The upheaval in Burma is setting off tremors on the web as well. An online magazine run by Burmese exiles in Thailand, The Irrawaddy, is covering the protests and the junta's crackdown: High tech gets the truth out. Excerpt:
Despite efforts by the reclusive regime to seal off its cowed people from the outside world, pictorial evidence of the crimes now being committed in the junta’s name is getting out, thanks in large measure to the ingenuity of young people with the high-tech know-how to sidestep official attempts to gag them.
Worldwide news services such as the BBC, CNN and Al Jazeera are illustrating news reports with clandestine pictures and video footage that confirm the extent of the tragedy now unfolding in Burma.
The Irrawaddy is supplying a wide range of TV stations and publications with material obtained by its own sources.
“We are getting e-mailed pictures taken by mobile phones and digital cameras,” said The Irrawaddy’s Managing Editor, Kyaw Zwa Moe. “They are being sent in by people who hold private e-mail accounts, usually with Skype or Gmail. They don’t worry about the risk they are running—they just want the outside world to know what is happening.”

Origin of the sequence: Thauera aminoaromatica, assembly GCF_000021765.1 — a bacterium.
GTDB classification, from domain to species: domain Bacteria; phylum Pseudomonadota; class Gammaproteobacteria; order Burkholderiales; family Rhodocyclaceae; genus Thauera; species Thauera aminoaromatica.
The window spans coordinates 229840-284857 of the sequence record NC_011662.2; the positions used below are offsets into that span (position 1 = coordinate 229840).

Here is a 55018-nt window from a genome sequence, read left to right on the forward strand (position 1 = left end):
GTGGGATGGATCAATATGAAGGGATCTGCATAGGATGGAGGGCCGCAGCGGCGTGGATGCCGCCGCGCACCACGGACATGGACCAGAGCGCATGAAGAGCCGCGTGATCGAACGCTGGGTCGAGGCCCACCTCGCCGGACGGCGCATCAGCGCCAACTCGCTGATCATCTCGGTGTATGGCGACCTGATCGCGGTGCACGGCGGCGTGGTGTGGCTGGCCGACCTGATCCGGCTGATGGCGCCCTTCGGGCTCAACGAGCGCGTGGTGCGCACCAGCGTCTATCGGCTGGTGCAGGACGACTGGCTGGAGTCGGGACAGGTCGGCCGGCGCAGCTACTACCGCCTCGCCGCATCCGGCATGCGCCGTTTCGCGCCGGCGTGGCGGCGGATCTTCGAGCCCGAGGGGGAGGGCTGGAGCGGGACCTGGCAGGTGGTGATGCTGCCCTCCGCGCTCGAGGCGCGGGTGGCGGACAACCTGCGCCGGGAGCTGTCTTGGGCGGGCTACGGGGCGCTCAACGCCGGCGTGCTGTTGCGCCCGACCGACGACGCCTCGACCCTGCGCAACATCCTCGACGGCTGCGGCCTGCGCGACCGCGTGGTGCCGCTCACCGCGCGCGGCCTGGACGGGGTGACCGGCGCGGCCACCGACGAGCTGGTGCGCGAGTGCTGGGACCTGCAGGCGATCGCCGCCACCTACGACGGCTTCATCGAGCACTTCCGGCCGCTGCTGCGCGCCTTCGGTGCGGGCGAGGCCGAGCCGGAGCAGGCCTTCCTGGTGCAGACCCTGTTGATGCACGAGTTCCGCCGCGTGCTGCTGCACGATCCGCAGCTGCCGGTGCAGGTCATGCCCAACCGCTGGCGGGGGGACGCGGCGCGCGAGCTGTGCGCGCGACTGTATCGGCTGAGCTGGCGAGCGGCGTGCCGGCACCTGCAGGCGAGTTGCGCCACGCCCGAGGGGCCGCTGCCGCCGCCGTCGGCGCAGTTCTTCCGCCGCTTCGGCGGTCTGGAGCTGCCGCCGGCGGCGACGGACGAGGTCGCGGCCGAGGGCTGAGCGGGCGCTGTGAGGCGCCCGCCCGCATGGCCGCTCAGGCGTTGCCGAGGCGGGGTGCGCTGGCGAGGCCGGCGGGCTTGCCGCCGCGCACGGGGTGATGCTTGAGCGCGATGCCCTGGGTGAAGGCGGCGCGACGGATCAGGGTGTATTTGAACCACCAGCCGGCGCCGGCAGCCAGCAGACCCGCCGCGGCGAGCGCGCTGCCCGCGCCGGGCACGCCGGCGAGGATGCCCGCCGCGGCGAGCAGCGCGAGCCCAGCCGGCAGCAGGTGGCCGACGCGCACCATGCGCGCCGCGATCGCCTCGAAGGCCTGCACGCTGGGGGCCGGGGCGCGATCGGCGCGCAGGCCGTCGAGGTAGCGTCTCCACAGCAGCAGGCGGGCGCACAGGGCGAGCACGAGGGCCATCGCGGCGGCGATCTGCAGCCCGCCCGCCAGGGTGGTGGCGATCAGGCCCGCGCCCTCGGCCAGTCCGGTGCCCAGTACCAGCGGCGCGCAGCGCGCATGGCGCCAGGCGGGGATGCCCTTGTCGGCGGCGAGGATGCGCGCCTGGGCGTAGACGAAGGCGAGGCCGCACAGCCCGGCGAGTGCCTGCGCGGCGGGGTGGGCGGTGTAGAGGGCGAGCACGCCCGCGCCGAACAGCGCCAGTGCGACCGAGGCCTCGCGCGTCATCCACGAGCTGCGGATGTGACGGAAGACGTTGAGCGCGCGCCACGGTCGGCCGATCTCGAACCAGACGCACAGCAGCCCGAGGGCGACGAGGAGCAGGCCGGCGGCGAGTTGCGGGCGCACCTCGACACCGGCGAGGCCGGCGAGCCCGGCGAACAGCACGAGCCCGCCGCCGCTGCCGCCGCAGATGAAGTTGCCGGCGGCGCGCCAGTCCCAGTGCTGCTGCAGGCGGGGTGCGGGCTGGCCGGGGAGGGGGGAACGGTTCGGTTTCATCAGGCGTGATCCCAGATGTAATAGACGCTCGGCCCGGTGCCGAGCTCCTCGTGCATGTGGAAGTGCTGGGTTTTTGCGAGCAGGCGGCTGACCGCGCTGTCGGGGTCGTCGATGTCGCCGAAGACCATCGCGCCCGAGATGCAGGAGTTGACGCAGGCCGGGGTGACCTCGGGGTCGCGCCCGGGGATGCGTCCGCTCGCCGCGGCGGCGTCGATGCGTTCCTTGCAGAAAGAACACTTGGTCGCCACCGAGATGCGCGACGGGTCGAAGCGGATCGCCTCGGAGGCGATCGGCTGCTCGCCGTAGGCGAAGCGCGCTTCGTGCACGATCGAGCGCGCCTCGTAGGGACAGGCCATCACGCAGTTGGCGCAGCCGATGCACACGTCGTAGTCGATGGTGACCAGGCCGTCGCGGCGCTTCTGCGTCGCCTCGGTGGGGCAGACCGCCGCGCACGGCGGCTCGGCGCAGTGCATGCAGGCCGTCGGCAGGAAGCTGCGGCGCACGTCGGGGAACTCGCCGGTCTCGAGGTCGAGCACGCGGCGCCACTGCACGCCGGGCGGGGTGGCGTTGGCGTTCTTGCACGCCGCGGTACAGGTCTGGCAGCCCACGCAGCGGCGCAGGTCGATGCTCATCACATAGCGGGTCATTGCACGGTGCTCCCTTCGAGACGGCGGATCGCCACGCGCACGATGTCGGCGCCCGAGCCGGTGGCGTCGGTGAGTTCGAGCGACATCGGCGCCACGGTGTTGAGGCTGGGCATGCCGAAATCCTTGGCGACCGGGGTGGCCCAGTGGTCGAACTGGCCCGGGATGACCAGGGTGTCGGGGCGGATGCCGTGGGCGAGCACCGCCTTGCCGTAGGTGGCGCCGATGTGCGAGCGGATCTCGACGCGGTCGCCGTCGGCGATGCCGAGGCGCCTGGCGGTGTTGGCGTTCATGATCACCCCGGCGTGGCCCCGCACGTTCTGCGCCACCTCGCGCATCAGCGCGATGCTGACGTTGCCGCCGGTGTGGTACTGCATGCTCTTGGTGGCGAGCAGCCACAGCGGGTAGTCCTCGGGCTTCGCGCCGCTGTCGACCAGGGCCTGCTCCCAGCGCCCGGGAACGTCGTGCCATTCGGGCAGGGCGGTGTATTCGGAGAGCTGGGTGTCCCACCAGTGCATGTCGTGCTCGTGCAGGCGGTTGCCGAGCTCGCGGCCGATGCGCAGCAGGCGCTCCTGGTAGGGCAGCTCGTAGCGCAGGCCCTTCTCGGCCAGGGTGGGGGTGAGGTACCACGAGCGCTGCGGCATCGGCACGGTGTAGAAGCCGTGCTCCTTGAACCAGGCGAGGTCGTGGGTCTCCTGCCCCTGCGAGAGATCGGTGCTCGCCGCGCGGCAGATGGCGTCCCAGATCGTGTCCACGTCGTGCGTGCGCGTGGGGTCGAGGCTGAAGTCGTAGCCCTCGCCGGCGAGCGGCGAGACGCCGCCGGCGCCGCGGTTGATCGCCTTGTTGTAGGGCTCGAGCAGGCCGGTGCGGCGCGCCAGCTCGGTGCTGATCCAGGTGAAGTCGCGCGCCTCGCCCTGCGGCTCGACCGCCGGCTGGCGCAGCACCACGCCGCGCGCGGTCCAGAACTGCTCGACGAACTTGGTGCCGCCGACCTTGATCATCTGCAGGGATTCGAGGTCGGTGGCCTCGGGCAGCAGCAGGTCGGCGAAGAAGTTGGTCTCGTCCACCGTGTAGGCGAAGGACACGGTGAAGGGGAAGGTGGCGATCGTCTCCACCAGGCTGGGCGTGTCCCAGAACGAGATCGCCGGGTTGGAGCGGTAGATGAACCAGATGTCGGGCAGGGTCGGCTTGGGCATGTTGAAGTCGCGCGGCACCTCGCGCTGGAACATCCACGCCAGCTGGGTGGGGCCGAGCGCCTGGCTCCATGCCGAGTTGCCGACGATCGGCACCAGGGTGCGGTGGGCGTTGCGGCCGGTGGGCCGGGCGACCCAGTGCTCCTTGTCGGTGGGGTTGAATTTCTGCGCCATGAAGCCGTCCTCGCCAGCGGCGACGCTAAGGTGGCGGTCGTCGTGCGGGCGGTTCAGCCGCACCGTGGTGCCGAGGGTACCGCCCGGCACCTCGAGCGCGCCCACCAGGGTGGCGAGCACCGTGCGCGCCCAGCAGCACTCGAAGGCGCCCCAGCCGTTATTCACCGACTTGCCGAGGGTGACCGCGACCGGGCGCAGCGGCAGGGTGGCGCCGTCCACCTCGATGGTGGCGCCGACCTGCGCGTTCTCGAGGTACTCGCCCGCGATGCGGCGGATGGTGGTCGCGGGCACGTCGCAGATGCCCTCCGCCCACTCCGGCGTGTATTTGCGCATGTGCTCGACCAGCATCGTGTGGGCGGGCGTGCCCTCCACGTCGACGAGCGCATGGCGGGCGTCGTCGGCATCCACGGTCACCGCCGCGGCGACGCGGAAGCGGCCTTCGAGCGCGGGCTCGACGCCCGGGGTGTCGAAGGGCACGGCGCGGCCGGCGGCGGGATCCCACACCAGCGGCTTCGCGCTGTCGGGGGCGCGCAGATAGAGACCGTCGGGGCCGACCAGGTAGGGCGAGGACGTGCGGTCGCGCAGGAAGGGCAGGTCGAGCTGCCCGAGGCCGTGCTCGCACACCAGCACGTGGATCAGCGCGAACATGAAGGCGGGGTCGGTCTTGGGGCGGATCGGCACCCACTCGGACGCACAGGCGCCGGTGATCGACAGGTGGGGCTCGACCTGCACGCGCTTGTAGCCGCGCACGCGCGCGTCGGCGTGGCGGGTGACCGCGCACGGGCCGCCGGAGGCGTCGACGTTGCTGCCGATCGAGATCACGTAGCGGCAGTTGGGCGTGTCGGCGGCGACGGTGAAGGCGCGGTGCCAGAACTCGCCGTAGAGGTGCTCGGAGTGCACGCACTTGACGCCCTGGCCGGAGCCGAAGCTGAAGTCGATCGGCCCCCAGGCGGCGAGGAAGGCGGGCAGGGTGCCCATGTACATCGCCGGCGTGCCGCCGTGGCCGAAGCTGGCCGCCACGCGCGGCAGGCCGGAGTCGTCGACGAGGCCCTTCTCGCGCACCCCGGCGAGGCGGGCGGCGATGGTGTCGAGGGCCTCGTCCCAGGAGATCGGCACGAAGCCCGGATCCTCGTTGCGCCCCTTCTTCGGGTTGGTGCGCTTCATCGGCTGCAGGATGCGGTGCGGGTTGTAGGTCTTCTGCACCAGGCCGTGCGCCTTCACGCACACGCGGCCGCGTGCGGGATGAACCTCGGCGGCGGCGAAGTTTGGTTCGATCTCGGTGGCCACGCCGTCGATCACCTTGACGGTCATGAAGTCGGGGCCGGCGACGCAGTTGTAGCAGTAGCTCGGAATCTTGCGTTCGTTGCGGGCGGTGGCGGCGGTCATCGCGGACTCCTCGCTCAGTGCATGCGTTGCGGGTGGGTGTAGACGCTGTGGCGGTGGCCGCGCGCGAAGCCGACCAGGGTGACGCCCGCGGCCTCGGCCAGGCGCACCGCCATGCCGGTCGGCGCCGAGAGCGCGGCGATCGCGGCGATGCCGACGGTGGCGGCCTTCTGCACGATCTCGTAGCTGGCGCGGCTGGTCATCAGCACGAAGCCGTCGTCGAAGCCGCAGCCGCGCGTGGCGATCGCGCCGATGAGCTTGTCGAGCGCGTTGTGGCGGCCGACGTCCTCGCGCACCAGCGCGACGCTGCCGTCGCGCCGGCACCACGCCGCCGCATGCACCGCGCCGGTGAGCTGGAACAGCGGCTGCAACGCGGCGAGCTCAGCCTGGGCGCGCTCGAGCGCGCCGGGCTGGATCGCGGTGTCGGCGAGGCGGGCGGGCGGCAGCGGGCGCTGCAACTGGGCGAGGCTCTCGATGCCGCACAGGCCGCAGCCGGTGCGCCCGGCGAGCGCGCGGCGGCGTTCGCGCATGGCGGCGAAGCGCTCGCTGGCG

Many of Rangoon’s Internet shops remained closed on Thursday as the violent suppression of the peaceful demonstrations entered its second day. Traders Hotel in the city center, popular with foreign business people and journalists, was searched room by room for evidence of Internet use.
The worldwide demand for information about what is happening in Burma is so large that traffic on The Irrawaddy’s own Web site has more than doubled since the crackdown began.
More than 1 million hits were recorded on Wednesday, closing the site down for a while.
The Irrawaddy Web site has had 22 million hits so far this month, more than double recorded in a normal month.
Meanwhile, The Independent in the UK is quoting Burma's bloggers bearing witness to the unfolding revolution. For a link to some of those blogs ( mostly in Burmese, but the photos are eloquent), go to Rule of Lords.